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Citroën collectors in Canada: The indomitable Gauls in Canada

Citroën collectors in Canada
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Actually, somewhere in John McCulloch's T raction Avant another old baguette or at least one a bit of flour dust. Because the jewel of the Citroën lover has had an unusual career behind it, which does not fit the reputation of the Traction Avant as a gangster car.

Starts after 18 years of idle time the Citroën problem-free

A baker from Valence, France bought the Citroën in 1956. The' 11 B Normal 'later made it across the pond to Florida, where it also belonged to a baker. As a result of standing in the blazing sun, the paint became pale and dull over time. Finally the Citroën went to Toronto sold in Canada - and the new owner earned his bread by baking them. But the master baker was not exactly careful with the French exotic. 'When I bought the car for $ 14,000 in 2005, it hadn't been driven in 18 years,' recalls John McCulloch. He installed a new battery, filled up with fresh gas and replaced the fuel filter. 'The car started immediately,' the Canadian says proudly.

After the third baker at the wheel, the Traction Avant really deserved a change. As a retired high school teacher of Latin and Ancient Greek, McCulloch is more inclined to the muse than to the craft. The love for French cars began when he was a student: 'Our French professor sometimes took me and a few fellow students with him in his car, a Citroën DS,' says John. 'We used it to collect wine crates. The whole trunk was full, but the hydropneumatic suspension kept the car upright. I was absolutely thrilled with this technology,' he recalls. But it wasn't until 1999 that the tall Canadian with the white beard treated himself to his first own Citroën - a duck built in 1985.

John's pride and joy is the Traction Avant

Today, McCulloch owns one, among other things Citroën Ami, a light blue DS and a 2CV Fourgonette, the transporter version of the duck with the characteristicCorrugated iron body. But John's pride and joy is the Traction Avant. The timeless classic with the typical 'suicide doors', which came onto the market for the first time 75 years ago and, thanks to its front-wheel drive, held an absolutely special position at the time, is now a rare sight not only in Canada. McCulloch gets behind the wheel and starts the 65 hp four-cylinder, which starts effortlessly. Except for new seats and headlights, McCulloch has not changed anything in the car. 35,000 kilometers are on the clock. Even the paint is still original, even if you can only guess at the dark blue color with the beautiful name 'Bleu Minuit'.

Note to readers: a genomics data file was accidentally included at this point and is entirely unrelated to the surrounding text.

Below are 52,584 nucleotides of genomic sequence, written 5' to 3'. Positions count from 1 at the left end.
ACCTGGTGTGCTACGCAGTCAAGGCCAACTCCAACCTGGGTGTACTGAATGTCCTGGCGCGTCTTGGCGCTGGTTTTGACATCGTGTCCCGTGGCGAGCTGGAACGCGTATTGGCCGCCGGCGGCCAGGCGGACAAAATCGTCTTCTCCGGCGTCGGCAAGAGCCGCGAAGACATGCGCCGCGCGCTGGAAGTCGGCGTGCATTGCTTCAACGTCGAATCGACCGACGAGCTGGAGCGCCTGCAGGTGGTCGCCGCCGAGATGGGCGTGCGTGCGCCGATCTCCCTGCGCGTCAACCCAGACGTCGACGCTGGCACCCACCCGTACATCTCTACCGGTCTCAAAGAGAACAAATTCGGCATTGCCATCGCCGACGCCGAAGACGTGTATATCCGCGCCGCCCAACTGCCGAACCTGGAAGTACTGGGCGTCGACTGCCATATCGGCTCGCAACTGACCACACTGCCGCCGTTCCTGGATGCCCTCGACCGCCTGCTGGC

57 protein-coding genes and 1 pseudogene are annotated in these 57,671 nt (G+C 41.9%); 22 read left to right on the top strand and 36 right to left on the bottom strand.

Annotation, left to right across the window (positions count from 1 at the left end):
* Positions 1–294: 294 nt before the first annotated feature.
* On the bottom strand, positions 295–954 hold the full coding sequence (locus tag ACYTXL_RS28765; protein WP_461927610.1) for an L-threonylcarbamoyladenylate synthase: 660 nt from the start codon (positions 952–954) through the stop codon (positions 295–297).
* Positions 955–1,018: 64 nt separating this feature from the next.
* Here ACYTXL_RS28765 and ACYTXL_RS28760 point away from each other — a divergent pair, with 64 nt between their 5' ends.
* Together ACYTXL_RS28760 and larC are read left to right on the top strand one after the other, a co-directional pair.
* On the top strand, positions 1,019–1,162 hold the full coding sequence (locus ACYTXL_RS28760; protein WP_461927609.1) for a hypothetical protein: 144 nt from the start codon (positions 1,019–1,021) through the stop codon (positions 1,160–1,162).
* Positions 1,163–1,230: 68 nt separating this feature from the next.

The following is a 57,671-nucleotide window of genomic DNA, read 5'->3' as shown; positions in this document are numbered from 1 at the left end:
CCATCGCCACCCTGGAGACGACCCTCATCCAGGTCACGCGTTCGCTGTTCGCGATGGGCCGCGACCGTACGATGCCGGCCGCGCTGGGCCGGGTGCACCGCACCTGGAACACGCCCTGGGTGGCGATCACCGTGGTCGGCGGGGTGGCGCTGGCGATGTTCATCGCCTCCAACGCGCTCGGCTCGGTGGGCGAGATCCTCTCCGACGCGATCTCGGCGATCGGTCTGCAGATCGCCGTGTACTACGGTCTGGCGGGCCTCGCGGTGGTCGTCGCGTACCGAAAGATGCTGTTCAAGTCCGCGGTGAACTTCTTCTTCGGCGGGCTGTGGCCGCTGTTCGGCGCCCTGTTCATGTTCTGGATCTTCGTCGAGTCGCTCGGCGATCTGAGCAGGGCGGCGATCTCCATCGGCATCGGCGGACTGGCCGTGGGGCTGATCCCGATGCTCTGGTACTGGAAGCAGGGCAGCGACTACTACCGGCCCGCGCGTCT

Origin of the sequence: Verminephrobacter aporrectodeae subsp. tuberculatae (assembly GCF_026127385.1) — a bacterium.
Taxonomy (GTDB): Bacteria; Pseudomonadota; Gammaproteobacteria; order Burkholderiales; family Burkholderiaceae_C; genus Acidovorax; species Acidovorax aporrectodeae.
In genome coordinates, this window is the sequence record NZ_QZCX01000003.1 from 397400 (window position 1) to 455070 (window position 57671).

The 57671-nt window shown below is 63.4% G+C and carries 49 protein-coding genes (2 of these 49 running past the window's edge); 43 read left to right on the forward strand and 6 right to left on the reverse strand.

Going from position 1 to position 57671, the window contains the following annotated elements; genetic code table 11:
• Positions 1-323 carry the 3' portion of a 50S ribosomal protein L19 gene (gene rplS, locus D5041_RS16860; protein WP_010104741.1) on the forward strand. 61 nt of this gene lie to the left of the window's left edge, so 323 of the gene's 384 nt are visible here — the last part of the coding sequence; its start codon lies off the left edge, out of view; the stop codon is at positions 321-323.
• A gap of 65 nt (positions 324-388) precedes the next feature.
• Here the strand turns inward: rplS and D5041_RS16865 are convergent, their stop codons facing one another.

'The Traction Avant drives very nicely if you don't take it too fast,' says McCulloch, while the car rolls very comfortably on the country roads near Burlington, Canada. With a knob on the dashboard you can tilt the windshield forward a little - 'that's my air condition, so to speak,' grins John. He estimates that around 40 to 50 Traction Avants still exist across Canada. 'A collector from Montréal even owns 14 pieces. That's why we call him Louis XIV,' says McCulloch.

Most of the Citroën classics that still exist are of course called 2CV, DS or CX. French vehicles were exported to North America until the 1970s. The demand for non-American cars was great: In Québec, the Canadian province with the largest French influence, more and more European cars populated the streets in the 1950s. Starting with small triumphs and Austins, which were quickly nicknamed 'English puddle hops' in the vernacular, the palette ranged from DKW, Skoda, VW and NSU to the French Simca, Peugeot, Renault and of course Citroën. In 1962, a 2CV cost just $ 1,050, which was significantly cheaper than a Beetle or Mini. The hard Canadian winters, however, hit the import cars: 'You constantly froze your feet off and had to scrape the windshield free,' recalls the former Citroën dealer Gérard Larochelle in the magazine 'Citroënvie', the publication of the Citroën Autoclub Canada.

Duck and DS are not expensive hobbies

The club now has around 150 members and has its hands full. Since the French carmaker withdrew from North America in the 1970s, fans of the brand have been left to their own devices with the double angle. 'I can now repair some things on my vehicles myself, but of course you have to have a lot done', says John McCulloch. But the members of the well-organized club have not only acquired an enormous amount of specialist knowledge over the years, they have also spun a dense network of contacts. Even with old vehicles it is not a problem to get spare parts, says John. And compared to some other youngtimers is oneDuck and even a DS not even a particularly expensive hobby.

John would like to add a first series Austin Mini to his classic collection. But the French occupy the greatest place in his collector's heart, says the Canadian: 'When I am at classic car meetings with my Traction Avant and the people there drive their sparklingly polished Corvettes, spectators often come to me and say: Finally has once someone brought a car that is completely different. '


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